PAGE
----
11 June, 2009


Chances are, at some point or other you'll have to work with cookies, the little pieces of data sent in HTTP requests.

Unfortunately, the way to work with cookies in JavaScript is absolutely horrible. Compounding the problem, there isn't any standard easy way to get/set a cookie, so we end up with dozens of different functions, each trying to do exactly the same thing.

Even worse, a lot of these functions (though they work), are very verbose and inefficient, making them both unwieldy and slow. If that wasn't bad enough, they often pollute the global namespace (sometimes with 3 global functions!).

As awful as dealing with cookies is, I found myself needing to do this. I had some criteria that I wanted in a cookie function:

  • Support getting/setting/deleting cookies.
  • Allow all the cookie settings, like path, domain, max-age, etc.
  • Use the same function for everything.
  • Lightweight in terms of code, and also very fast.
  • Use at most one global variable, preferably none.
  • Not tied to any libraries, making it easy to embed.
  • Simple and intuitive to use.

Nothing fulfilled all the above requirements, so I implemented my own. It uses the HTTP global variable, in case somebody wants to add another method dealing with HTTP.

You use it like this:

// Get a cookie:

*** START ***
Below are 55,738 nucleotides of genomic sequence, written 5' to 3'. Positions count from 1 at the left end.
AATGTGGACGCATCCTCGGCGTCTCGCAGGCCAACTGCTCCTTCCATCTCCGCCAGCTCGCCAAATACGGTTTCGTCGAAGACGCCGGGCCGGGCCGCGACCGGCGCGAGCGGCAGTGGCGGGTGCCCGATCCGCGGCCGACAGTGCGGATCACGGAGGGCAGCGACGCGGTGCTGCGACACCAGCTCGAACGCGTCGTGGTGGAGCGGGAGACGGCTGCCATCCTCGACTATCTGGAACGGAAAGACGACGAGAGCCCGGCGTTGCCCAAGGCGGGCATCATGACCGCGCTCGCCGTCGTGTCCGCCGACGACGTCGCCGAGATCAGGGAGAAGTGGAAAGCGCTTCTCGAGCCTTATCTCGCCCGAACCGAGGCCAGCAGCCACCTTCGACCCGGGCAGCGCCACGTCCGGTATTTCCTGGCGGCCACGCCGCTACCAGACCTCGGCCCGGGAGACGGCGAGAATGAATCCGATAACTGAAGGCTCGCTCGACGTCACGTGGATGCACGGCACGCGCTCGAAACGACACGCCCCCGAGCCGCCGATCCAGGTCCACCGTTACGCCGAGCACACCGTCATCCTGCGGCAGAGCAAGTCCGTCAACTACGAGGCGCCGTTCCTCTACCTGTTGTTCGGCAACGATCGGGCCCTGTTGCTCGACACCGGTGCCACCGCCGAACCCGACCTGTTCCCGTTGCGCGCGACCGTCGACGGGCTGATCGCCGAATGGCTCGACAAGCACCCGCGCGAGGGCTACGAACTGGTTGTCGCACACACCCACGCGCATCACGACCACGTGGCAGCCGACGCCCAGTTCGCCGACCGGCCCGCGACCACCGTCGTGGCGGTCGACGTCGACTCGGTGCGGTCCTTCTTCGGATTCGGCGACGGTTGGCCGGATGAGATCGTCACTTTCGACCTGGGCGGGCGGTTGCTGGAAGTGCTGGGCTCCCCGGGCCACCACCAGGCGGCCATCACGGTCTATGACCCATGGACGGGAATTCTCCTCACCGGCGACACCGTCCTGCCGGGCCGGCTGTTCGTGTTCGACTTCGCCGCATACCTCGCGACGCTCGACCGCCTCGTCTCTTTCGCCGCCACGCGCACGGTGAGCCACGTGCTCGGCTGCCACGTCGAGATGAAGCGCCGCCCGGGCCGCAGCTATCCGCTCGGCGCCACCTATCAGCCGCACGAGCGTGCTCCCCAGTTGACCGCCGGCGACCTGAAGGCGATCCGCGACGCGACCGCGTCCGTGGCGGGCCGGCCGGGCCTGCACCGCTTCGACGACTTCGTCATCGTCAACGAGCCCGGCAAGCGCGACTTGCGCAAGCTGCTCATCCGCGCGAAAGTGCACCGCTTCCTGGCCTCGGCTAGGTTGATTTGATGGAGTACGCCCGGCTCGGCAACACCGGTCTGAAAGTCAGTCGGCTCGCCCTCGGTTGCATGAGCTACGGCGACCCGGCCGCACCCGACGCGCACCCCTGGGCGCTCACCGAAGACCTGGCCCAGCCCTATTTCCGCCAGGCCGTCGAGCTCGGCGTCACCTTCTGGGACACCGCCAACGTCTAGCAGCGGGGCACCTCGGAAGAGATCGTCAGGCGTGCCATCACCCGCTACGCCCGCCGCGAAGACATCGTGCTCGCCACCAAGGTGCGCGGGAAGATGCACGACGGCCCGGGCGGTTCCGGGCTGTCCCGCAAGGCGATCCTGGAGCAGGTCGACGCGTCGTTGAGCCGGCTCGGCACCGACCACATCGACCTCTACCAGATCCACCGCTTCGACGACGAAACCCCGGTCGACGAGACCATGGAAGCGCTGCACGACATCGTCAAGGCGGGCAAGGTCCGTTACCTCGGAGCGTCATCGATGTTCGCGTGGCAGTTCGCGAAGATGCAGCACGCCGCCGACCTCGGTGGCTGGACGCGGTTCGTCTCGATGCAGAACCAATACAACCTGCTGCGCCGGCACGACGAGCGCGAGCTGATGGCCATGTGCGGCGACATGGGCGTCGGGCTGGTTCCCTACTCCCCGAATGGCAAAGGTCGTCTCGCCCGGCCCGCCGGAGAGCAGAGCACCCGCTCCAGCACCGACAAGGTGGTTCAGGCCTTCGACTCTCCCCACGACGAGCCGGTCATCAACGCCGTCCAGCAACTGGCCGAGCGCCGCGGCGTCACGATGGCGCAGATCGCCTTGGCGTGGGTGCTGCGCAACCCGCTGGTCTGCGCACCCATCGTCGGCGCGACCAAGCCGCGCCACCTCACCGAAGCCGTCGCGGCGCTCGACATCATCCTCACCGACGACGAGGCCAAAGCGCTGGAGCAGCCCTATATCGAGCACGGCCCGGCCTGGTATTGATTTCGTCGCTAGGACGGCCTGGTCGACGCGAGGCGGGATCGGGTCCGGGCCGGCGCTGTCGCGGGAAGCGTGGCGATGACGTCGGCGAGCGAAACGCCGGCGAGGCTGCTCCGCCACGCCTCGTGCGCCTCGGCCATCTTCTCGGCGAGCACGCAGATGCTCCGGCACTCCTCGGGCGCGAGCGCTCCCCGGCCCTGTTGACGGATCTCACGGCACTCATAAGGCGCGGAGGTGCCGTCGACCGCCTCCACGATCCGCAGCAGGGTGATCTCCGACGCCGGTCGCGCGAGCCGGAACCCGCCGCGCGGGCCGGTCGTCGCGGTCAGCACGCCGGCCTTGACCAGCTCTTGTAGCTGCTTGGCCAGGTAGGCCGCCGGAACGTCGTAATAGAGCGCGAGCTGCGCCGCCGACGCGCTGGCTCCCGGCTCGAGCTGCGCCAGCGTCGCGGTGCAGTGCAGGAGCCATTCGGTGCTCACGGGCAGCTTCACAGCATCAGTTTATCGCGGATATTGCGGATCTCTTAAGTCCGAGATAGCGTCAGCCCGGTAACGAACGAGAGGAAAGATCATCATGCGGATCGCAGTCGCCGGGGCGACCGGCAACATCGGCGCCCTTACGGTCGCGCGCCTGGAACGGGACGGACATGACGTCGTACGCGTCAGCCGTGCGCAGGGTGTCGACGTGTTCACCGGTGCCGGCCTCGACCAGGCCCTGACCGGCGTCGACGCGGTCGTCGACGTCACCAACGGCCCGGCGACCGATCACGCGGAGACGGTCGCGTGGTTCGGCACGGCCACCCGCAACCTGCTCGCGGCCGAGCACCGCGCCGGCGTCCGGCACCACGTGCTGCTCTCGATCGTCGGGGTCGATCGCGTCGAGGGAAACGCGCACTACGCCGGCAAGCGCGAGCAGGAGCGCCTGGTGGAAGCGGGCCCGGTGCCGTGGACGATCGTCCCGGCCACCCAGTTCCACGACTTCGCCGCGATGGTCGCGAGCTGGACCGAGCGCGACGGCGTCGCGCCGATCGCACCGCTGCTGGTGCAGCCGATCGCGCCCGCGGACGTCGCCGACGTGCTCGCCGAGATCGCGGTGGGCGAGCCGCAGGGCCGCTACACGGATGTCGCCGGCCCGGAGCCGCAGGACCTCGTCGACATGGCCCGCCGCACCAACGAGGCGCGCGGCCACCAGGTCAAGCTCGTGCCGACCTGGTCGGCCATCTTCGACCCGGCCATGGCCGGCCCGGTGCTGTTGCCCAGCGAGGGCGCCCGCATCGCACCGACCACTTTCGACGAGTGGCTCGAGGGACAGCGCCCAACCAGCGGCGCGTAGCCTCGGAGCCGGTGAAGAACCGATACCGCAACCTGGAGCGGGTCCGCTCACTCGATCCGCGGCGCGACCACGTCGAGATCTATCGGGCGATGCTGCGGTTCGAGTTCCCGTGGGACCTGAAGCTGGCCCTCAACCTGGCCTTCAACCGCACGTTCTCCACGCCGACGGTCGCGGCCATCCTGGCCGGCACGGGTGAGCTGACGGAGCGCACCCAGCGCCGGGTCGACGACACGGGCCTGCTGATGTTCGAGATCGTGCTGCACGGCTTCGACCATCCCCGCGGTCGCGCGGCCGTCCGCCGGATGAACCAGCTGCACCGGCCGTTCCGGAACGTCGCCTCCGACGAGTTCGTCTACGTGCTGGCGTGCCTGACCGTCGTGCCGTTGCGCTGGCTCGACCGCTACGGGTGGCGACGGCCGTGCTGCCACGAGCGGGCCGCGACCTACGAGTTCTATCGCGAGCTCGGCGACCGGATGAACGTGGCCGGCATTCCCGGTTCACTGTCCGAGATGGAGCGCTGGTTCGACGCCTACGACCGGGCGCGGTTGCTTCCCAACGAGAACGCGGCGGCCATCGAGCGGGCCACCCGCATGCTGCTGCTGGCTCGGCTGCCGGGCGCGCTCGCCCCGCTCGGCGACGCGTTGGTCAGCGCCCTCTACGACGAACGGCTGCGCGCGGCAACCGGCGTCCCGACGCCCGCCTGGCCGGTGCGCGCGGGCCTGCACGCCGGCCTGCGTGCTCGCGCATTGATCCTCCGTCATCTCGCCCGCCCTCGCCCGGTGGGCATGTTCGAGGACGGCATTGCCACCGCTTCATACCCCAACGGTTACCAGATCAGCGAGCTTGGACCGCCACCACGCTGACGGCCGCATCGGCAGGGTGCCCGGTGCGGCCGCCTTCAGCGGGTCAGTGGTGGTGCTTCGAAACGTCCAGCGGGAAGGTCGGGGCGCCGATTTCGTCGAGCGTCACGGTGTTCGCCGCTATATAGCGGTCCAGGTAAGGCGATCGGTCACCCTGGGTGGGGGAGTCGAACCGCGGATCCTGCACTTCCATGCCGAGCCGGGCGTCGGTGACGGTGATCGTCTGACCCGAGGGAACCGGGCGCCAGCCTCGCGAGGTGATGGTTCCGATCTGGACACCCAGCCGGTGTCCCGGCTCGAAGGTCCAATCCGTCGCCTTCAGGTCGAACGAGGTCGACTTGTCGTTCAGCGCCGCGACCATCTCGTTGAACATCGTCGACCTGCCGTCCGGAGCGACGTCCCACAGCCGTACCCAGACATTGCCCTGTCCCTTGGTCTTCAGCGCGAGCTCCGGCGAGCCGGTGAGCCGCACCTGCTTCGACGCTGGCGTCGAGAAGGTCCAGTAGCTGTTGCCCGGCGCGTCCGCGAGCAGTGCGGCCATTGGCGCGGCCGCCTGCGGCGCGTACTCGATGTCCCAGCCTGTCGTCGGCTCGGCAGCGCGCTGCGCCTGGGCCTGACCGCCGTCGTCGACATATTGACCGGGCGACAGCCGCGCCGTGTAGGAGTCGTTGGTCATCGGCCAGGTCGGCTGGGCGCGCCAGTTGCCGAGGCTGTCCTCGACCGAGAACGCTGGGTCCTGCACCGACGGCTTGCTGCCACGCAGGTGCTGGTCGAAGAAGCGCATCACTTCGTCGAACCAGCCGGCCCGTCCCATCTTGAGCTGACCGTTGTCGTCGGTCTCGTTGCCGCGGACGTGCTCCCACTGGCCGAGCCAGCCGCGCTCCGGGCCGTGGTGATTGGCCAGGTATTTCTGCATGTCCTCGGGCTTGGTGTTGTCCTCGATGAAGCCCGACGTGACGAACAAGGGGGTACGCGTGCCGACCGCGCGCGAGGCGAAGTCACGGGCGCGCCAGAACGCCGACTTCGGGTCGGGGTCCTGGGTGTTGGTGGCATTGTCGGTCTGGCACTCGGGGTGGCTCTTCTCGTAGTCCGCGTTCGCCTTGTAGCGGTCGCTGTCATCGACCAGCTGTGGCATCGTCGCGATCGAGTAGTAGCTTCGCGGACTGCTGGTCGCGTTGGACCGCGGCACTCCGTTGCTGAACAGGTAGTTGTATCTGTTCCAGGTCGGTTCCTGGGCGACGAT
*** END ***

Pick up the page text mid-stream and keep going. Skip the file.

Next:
// Set a cookie:
HTTP.cookie("test", "Hi!");

// Delete a cookie:
HTTP.cookie("test", null);

In addition, you can pass along a third parameter, which lets you set the special cookie settings:

// All the settings at once:
HTTP.cookie("test", "Hi!", {
    path: "/",
    domain: "temp",
    maxAge: 31536000,
    expires: new Date(2010, 0, 0),
    secure: true

Every setting works as you would expect. As per the specification, expires should be a GMT-string. You can pass in a string directly, or a Date object, which will then be converted into a GMT-string.

NOTE: If you set a cookie with path, domain, or secure, you must delete the cookie with the same settings. In other words: two cookies with the same name and value (but different settings) are considered as two different cookies.

[LINK] The source code.
[LINK] The unit tests.

[MDC] document.cookie

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